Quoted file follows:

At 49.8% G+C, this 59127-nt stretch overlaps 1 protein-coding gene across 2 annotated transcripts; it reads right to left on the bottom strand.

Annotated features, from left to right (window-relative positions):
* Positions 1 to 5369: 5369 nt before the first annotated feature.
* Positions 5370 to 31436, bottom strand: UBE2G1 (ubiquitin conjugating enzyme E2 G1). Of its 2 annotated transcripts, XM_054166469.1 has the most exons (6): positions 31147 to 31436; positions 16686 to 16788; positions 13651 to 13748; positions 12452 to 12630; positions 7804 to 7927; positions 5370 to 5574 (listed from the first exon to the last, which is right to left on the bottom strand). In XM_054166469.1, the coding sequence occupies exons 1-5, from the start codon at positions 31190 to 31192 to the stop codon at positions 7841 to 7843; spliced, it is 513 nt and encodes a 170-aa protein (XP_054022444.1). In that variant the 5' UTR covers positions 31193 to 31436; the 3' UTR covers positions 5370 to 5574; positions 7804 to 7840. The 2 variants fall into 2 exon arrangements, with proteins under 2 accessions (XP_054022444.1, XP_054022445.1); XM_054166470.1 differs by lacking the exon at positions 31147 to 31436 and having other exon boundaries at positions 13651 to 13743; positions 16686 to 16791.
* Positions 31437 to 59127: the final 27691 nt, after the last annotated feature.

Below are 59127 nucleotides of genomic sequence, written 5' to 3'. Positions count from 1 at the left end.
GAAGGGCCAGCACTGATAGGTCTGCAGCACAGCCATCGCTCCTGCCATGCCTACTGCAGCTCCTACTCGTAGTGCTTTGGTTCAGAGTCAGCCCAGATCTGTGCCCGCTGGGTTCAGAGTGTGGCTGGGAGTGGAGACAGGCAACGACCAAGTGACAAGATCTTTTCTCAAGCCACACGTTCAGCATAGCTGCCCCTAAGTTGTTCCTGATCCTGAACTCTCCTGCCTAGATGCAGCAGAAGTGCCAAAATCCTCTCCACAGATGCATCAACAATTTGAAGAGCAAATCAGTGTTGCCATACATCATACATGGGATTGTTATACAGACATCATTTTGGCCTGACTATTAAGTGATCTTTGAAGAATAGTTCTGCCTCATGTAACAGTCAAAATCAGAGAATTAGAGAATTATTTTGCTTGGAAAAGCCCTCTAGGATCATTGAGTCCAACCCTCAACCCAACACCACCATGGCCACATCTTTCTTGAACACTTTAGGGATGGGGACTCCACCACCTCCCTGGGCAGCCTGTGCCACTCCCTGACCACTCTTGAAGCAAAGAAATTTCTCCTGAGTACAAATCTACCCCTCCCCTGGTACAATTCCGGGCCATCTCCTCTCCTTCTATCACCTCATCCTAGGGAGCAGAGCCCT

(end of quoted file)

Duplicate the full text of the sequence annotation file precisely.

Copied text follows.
At 49.8% G+C, this 59127-nt stretch overlaps 1 protein-coding gene across 2 annotated transcripts; it reads right to left on the bottom strand.

Annotated features, from left to right (window-relative positions):
* Positions 1 to 5369: 5369 nt before the first annotated feature.
* Positions 5370 to 31436, bottom strand: UBE2G1 (ubiquitin conjugating enzyme E2 G1). Of its 2 annotated transcripts, XM_054166469.1 has the most exons (6): positions 31147 to 31436; positions 16686 to 16788; positions 13651 to 13748; positions 12452 to 12630; positions 7804 to 7927; positions 5370 to 5574 (listed from the first exon to the last, which is right to left on the bottom strand). In XM_054166469.1, the coding sequence occupies exons 1-5, from the start codon at positions 31190 to 31192 to the stop codon at positions 7841 to 7843; spliced, it is 513 nt and encodes a 170-aa protein (XP_054022444.1). In that variant the 5' UTR covers positions 31193 to 31436; the 3' UTR covers positions 5370 to 5574; positions 7804 to 7840. The 2 variants fall into 2 exon arrangements, with proteins under 2 accessions (XP_054022444.1, XP_054022445.1); XM_054166470.1 differs by lacking the exon at positions 31147 to 31436 and having other exon boundaries at positions 13651 to 13743; positions 16686 to 16791.
* Positions 31437 to 59127: the final 27691 nt, after the last annotated feature.

Below are 59127 nucleotides of genomic sequence, written 5' to 3'. Positions count from 1 at the left end.
GAAGGGCCAGCACTGATAGGTCTGCAGCACAGCCATCGCTCCTGCCATGCCTACTGCAGCTCCTACTCGTAGTGCTTTGGTTCAGAGTCAGCCCAGATCTGTGCCCGCTGGGTTCAGAGTGTGGCTGGGAGTGGAGACAGGCAACGACCAAGTGACAAGATCTTTTCTCAAGCCACACGTTCAGCATAGCTGCCCCTAAGTTGTTCCTGATCCTGAACTCTCCTGCCTAGATGCAGCAGAAGTGCCAAAATCCTCTCCACAGATGCATCAACAATTTGAAGAGCAAATCAGTGTTGCCATACATCATACATGGGATTGTTATACAGACATCATTTTGGCCTGACTATTAAGTGATCTTTGAAGAATAGTTCTGCCTCATGTAACAGTCAAAATCAGAGAATTAGAGAATTATTTTGCTTGGAAAAGCCCTCTAGGATCATTGAGTCCAACCCTCAACCCAACACCACCATGGCCACATCTTTCTTGAACACTTTAGGGATGGGGACTCCACCACCTCCCTGGGCAGCCTGTGCCACTCCCTGACCACTCTTGAAGCAAAGAAATTTCTCCTGAGTACAAATCTACCCCTCCCCTGGTACAATTCCGGGCCATCTCCTCTCCTTCTATCACCTCATCCTAGGGAGCAGAGCCCT